Dr. Laurie Marker, Founder and Executive Director of Cheetah Conservation Fund (CCF) located in Namibia, has been invited to speak at the European Parliament in Strasbourg during the Session of October 2012.
Dr. Marker has been invited as an Expert of Excellence to participate in the regular meetings of the Intergroup for Animal Welfare and Conservation, and will lecture on the special programs of Fund which she created in 1990 in Namibia, near Otjiwarongo, after having chosen Namibia as “The Cheetah Country,” from 1974 onwards.
We are very happy to have been selected by an Italian Member of the European Parliament, Mrs. Cristiana MUSCARDINI, who is one of the Vice-Chairs of this group. Thanks to Mrs. MUSCARDINI’s invitation, Dr. Laurie Marker will be in Strasbourg from 24 October. To honour her visit, there will be an photo exhibit of the cheetah and of CCF’s Centre of Research and Education. This will be inaugurated and a cocktail will then take place in the European Parliament, to facilitate contacts and exchanges of information with Dr. Laurie Marker.
During her visit in Strasbourg, Dr. Laurie Marker will be able to express her views and expertise of the cheetah and the conservation programs from CCF and speak about her international role and missions. We have organised a special dinner on behalf of CCF to honour her presence.
We sincerely believe that she really deserves to be helped to carry on with her intensive, continuous efforts, working tirelessly, with unwavering convictions and unequalled courage for about 30 years to protect ecosystems, biodiversity and cheetah conservation. Cheetahs are among the animal species which are threatened with extinction. It is also very important to emphasize the fact that all her efforts involve a great deal of care for the local populations, by improving their living conditions by creating jobs and by spending a very large part of her budget to develop education and training in Namibia. She also has developed Eco-tourism which contributes to improving the local economies and motivating the local population to become real participants in the protection of their environment and of their heritage, which includes wildlife.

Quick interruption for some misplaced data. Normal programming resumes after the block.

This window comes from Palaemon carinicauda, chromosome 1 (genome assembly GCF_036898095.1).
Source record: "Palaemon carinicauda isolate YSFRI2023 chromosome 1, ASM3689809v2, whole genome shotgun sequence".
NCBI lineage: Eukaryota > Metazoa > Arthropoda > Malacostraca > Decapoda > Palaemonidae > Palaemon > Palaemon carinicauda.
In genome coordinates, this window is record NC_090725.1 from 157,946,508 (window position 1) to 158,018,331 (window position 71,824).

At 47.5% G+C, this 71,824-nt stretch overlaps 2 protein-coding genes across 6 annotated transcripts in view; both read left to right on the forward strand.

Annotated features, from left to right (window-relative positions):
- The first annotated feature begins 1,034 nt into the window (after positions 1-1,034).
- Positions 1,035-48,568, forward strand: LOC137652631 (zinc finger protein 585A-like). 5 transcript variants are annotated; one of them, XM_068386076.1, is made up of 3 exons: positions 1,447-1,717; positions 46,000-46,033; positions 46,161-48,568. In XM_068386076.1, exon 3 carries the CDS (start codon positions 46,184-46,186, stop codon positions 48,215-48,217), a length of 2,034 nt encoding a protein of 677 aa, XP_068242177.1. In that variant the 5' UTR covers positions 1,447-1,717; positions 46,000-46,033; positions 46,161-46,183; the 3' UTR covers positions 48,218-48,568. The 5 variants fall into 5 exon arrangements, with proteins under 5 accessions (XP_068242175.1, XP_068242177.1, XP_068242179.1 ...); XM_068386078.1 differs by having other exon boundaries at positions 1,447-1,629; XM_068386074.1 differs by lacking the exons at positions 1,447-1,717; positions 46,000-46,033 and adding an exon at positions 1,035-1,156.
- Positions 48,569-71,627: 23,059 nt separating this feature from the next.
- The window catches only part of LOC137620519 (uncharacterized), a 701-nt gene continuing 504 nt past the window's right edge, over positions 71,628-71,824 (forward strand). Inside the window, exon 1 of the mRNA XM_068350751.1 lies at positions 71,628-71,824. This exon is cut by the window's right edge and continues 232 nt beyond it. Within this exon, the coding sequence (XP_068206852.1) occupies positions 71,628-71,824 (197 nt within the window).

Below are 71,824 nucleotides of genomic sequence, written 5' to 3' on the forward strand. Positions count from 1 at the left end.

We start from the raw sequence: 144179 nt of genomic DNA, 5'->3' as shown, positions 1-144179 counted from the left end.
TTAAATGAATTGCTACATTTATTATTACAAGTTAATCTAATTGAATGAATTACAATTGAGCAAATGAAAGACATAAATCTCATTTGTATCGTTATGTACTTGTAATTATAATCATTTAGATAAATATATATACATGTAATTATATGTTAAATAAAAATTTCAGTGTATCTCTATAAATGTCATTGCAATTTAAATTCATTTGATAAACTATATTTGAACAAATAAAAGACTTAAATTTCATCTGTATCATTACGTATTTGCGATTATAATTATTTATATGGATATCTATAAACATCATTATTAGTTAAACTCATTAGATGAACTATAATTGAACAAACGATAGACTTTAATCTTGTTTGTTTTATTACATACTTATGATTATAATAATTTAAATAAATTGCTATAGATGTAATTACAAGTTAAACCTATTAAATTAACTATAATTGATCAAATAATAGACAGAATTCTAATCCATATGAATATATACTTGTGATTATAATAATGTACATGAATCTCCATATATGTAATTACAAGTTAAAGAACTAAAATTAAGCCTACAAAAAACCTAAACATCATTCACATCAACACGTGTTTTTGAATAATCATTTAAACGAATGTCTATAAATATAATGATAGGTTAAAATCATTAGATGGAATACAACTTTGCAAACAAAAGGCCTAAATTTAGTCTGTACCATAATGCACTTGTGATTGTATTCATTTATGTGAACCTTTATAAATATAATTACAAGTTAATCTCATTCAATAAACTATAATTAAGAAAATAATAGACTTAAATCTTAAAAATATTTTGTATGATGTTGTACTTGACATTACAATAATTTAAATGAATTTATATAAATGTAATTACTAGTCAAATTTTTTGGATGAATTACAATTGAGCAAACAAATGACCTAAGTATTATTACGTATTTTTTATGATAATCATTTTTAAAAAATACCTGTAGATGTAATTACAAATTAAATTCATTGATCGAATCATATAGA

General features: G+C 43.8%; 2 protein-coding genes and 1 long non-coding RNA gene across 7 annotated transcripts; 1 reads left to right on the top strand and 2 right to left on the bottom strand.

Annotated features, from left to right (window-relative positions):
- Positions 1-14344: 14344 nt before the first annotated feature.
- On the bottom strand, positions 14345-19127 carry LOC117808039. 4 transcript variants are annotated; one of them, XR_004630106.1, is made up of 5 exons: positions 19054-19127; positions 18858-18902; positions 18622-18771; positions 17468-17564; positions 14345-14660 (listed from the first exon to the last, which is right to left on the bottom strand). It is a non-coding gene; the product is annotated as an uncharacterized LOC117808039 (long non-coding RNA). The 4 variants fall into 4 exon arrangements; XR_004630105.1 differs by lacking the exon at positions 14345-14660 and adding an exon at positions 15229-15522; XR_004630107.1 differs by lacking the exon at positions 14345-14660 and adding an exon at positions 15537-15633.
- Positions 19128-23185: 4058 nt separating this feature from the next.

Dr. Marker’s innovative methods in research, education and conservation show a great deal of originality and many countries are working with CCF as they provide all the necessary expertise to any country that is determined to fight against extinction, elimination, and the poaching of cheetahs. Cheetahs are the fastest mammals on earth. They have a slender, strong body, a small head and a sight allowing them to detect a prey up to three miles away; however, cheetahs are among the most threatened animal species of all predators because they show a lack of genetic diversity making them very fragile. The number of cheetahs still present in Africa and in the rest of the world is very limited (10,000 to 12,000) with the majority in Namibia, the Cheetah Capital of the World.
We are excited to invite you to come to Strasbourg to participate in this special event and to have the opportunity to join all the Associations working in close cooperation with Cheetah Conservation Fund. Your presence will represent a European effort to fight for the survival of one of the most beautiful animals on our Planet. Cheetahs truly deserve to be saved from extinction and, like every species on earth, they are essential to the preservation of biodiversity and a sound ecosystem.
A friendly dinner will be arranged in the historic centre of Strasbourg. You will have the opportunity of tasting the authentic, delicious specialties of Alsace, while spending a special evening with the Friends of CCF. This dinner will also be the opportunity to help Cheetah Conservation Fund by collecting funds so they may continue in their long-term scientific research, their efforts in education and training, and their special projects for cheetah conservation as well as CCF’s continued actions to develop a peaceful cohabitation between human beings and wildlife. Thus, your kind contribution will support this vast projects concerning not only Africa, but also other cheetah range countries in the world.
Since the European Parliament demands the detailed list of participants entering the Parliament building, it is very important for us to know the exact number of persons who will participate in this event. We thank you very much in advance for sending your answers regarding your participation in order to allow us to possibly make the necessary bookings at a restaurant, or hotel.
Betty von Hoenning
Cheetah Conservation Fund Support Group Italy
Catherine Ebbs Perin
Birgit Braun, AGA, Germany
Thank you for circling the option you have chosen and for crossing off the 2nd option
Speech of Laurie Marker in EP (max 50 persons) :YES NO
Photo Exhibit and cocktail in EP : YES NO
Alsacian Dinner : YES NO
Hotel (booking) : YES NO
Please contact Betty von Hoenning at firstname.lastname@example.org for further informations. Thank you!